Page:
THE BOOK OF LOVE, by Kelly Link
A certain weight of expectation accrues on writers of short fiction who haven’t produced a novel, as if the short story were merely the larval stage of longer work. No matter how celebrated the author and her stories, how garlanded with prizes and grants, the sense persists: She will eventually graduate from the short form to the long. After an adolescence spent munching milkweed in increments of 10,000 words or less, she will come to her senses and build the chrysalis required for a novel to emerge, winged and tender, from within.
Now Kelly Link — an editor and publisher, a recipient of a MacArthur “genius grant” and the author of five story collections, one of which was a Pulitzer Prize finalist — has produced a novel. Seven years in the making, “The Book of Love” — long, but never boring — enacts a transformation of a different kind: It is our world that must expand to accommodate it, we who must evolve our understanding of what a fantasy novel can be.
Reviewing “The Book of Love” feels like trying to describe a dream. It’s profoundly beautiful, provokes intense emotion, offers up what feel like rooted, incontrovertible truths — but as soon as one tries to repeat them, all that’s left are shapes and textures, the faint outlines of shifting terrain.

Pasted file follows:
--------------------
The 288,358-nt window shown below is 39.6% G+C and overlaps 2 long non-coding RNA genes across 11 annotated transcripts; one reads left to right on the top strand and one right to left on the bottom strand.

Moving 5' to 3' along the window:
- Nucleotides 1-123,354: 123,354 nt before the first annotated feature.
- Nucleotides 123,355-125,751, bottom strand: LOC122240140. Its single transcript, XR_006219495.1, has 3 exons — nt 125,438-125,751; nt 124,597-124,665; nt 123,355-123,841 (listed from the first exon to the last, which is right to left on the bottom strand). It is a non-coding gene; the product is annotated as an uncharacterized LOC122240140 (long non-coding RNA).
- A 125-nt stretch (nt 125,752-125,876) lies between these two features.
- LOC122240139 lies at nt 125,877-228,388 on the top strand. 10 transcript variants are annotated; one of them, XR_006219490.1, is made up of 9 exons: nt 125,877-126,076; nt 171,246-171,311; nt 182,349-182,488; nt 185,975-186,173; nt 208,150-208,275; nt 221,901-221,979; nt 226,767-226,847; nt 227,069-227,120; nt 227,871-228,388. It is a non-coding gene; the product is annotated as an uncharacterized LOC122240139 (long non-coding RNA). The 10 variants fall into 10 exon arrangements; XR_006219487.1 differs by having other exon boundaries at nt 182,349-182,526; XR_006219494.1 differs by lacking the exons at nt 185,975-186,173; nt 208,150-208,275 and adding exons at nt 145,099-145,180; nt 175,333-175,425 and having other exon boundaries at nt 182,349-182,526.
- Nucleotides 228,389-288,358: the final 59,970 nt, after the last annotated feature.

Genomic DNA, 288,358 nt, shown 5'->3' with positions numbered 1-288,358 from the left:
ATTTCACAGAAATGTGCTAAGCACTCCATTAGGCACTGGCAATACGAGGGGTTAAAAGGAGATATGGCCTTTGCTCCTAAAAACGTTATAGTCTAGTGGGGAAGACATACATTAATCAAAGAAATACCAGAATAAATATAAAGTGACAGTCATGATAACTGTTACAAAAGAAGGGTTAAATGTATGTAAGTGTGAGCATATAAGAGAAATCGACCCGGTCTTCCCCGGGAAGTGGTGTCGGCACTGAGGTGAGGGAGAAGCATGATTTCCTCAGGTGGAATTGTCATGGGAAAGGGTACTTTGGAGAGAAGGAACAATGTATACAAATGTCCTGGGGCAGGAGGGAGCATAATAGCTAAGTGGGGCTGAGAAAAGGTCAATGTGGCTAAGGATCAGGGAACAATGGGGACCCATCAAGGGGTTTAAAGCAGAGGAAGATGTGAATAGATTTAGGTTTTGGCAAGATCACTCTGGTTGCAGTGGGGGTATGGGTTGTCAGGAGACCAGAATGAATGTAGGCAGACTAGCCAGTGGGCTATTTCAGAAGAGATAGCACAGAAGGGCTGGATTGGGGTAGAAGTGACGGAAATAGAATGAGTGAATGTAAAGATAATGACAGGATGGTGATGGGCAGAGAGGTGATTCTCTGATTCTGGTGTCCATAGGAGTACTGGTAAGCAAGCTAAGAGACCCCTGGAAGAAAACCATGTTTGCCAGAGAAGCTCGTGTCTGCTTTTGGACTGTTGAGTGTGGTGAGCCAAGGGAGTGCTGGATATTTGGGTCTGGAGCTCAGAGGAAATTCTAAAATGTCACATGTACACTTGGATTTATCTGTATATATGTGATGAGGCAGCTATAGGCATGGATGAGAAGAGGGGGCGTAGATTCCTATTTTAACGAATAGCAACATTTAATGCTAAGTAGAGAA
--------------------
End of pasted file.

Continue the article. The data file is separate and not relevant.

Still, here goes: Set in 2014, in a small Massachusetts town called Lovesend, “The Book of Love” is the story of three local teenagers (and one stowaway) who return from the dead and must compete for the prize of remaining alive by completing a series of magical tasks.
It’s the story of the parents, siblings and lovers of those teenagers, the people who mourned them for the year they were gone and now, magically, have had those memories of grief replaced: The teens were never dead, they were only studying abroad.
It’s the story of the wizard-priests who guard either side of the door to the world of the dead; one of them is the teens’ high school music teacher, who must now instruct them in magic if they’re to survive.
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